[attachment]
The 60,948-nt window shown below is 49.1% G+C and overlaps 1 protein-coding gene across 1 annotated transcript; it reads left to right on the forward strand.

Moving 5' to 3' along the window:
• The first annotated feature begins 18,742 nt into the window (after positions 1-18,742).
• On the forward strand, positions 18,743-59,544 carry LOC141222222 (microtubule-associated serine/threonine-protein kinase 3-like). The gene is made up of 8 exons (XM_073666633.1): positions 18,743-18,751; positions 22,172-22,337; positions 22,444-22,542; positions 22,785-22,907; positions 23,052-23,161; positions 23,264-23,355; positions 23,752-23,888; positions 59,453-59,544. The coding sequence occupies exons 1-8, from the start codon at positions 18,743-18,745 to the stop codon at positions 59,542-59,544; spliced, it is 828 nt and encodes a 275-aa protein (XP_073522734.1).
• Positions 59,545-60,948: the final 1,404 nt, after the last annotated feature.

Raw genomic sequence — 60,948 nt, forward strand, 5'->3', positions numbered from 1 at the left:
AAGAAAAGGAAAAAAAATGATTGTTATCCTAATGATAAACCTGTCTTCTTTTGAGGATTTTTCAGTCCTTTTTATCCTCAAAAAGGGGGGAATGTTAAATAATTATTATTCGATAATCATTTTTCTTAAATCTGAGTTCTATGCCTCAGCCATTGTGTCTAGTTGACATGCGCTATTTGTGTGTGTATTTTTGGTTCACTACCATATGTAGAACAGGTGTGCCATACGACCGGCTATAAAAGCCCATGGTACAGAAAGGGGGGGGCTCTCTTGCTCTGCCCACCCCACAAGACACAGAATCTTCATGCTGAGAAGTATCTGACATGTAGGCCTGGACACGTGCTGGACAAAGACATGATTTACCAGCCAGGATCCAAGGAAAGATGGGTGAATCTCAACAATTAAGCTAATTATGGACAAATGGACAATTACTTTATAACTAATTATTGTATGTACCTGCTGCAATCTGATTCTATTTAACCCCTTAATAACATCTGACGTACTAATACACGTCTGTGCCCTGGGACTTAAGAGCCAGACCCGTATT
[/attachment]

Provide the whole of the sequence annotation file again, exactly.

The 60,948-nt window shown below is 49.1% G+C and overlaps 1 protein-coding gene across 1 annotated transcript; it reads left to right on the forward strand.

Moving 5' to 3' along the window:
• The first annotated feature begins 18,742 nt into the window (after positions 1-18,742).
• On the forward strand, positions 18,743-59,544 carry LOC141222222 (microtubule-associated serine/threonine-protein kinase 3-like). The gene is made up of 8 exons (XM_073666633.1): positions 18,743-18,751; positions 22,172-22,337; positions 22,444-22,542; positions 22,785-22,907; positions 23,052-23,161; positions 23,264-23,355; positions 23,752-23,888; positions 59,453-59,544. The coding sequence occupies exons 1-8, from the start codon at positions 18,743-18,745 to the stop codon at positions 59,542-59,544; spliced, it is 828 nt and encodes a 275-aa protein (XP_073522734.1).
• Positions 59,545-60,948: the final 1,404 nt, after the last annotated feature.

Raw genomic sequence — 60,948 nt, forward strand, 5'->3', positions numbered from 1 at the left:
AAGAAAAGGAAAAAAAATGATTGTTATCCTAATGATAAACCTGTCTTCTTTTGAGGATTTTTCAGTCCTTTTTATCCTCAAAAAGGGGGGAATGTTAAATAATTATTATTCGATAATCATTTTTCTTAAATCTGAGTTCTATGCCTCAGCCATTGTGTCTAGTTGACATGCGCTATTTGTGTGTGTATTTTTGGTTCACTACCATATGTAGAACAGGTGTGCCATACGACCGGCTATAAAAGCCCATGGTACAGAAAGGGGGGGGCTCTCTTGCTCTGCCCACCCCACAAGACACAGAATCTTCATGCTGAGAAGTATCTGACATGTAGGCCTGGACACGTGCTGGACAAAGACATGATTTACCAGCCAGGATCCAAGGAAAGATGGGTGAATCTCAACAATTAAGCTAATTATGGACAAATGGACAATTACTTTATAACTAATTATTGTATGTACCTGCTGCAATCTGATTCTATTTAACCCCTTAATAACATCTGACGTACTAATACACGTCTGTGCCCTGGGACTTAAGAGCCAGACCCGTATT